A Chinese science agency that is exploring the mysterious disappearance of Malaysia Airlines Flight 370 has released satellite images of a "suspected crash area at sea" that were captured on March 9, the day after the plane went missing.
"Three suspected floating objects" are included in the photos, which come after several days of fruitless search
es across multiple countries. China's State Administration for Science, Technology and Industry for National Defense announced the discovery on Wednesday, according to CNN.
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Peter Goelz, a former National Transportation Safety Board managing director, said that the coordinates depict the potential plane debris "where it's supposed to be" — northeast of where the plane took off in Kuala Lumpur, Malaysia.
The images come to light a few days after Vietnam's air force spotted two large oil slicks near the southern shore of the country. The oil slicks were later found to be unrelated to the missing plane. Other dead-end leads include a "wooden raft and the lid of a large crate," according to The New York Times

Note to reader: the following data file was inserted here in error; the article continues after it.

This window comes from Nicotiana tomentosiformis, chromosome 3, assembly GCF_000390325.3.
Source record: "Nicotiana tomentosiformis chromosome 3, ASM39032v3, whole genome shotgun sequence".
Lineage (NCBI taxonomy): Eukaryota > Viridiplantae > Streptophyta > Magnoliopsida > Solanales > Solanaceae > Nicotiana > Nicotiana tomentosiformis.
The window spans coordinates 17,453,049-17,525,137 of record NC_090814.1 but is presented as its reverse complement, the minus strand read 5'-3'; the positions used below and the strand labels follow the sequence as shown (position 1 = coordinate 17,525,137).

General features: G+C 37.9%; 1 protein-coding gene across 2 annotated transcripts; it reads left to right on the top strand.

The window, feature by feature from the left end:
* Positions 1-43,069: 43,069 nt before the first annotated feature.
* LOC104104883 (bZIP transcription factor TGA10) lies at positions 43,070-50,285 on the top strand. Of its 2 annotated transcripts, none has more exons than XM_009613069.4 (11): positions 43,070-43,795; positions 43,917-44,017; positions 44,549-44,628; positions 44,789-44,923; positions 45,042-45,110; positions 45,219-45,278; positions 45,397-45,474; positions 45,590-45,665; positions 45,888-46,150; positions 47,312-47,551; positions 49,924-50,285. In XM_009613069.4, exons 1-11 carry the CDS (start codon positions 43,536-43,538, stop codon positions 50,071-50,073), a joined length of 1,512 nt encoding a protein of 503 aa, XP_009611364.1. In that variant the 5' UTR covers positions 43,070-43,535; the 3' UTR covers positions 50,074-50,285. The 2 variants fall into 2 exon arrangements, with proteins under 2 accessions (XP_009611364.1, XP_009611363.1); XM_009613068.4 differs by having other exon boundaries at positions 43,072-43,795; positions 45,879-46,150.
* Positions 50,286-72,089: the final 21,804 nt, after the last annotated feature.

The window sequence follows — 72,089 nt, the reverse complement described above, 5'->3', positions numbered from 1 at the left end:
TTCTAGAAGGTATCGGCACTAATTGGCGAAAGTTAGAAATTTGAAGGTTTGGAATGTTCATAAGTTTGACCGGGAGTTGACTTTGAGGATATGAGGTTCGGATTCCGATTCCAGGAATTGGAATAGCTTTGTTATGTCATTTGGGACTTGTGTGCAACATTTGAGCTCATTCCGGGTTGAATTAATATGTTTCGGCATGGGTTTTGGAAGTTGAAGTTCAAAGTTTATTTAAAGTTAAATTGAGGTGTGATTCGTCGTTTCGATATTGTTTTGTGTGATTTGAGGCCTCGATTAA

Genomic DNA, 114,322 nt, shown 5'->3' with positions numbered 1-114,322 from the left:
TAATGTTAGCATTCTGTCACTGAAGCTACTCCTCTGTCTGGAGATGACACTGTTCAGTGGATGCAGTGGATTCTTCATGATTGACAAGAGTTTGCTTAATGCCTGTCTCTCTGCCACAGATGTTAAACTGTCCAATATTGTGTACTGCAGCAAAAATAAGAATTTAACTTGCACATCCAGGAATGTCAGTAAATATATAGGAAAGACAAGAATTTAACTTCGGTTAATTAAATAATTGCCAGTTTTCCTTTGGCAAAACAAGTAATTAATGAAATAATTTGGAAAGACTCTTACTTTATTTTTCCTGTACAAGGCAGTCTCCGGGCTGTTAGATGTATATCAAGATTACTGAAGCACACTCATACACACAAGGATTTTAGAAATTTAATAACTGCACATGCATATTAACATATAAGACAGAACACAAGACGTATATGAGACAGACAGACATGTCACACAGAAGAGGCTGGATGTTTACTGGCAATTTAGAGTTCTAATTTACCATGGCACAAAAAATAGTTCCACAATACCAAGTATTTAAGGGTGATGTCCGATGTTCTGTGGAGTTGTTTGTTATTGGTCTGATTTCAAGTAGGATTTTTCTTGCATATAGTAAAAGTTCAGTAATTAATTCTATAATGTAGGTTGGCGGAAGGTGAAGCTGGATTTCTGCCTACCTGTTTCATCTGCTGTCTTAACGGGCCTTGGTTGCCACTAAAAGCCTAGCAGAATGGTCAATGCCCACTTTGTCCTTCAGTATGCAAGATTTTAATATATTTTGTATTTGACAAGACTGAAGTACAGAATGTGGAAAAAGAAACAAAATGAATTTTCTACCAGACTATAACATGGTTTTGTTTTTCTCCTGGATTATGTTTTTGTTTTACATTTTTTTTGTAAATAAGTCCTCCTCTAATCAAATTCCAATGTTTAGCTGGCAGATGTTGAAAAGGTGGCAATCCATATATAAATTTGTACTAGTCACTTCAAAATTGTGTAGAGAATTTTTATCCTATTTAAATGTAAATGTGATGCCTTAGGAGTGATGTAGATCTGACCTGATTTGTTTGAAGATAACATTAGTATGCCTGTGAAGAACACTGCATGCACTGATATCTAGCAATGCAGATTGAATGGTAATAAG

But an unnamed American military official "discounted the Chinese images, saying that United States satellites would have seen the object and did not. It was unlikely, the official added, that a large piece of the aircraft would be floating, and in any case, its location was in a high-traffic area near the many ships and aircrafts searching for the missing jetliner."
"I cannot possibly believe that image is a valid image," the official said, according to the Times.
The Associated Press reported
that Malaysia’s civil aviation chief Azharuddin Abdul Rahman on Thursday said that the area had already been investigated.
"There is nothing. We went there, there is nothing," he said.
Deputy Transport Minister Pham Quy Tieu also told AP the area had been "searched thoroughly."
A Chinese official confirmed that China had not made any progress linking the photos to the missing plane, while Malaysia and Singapore were likely to revisit the area once more on Thursday.
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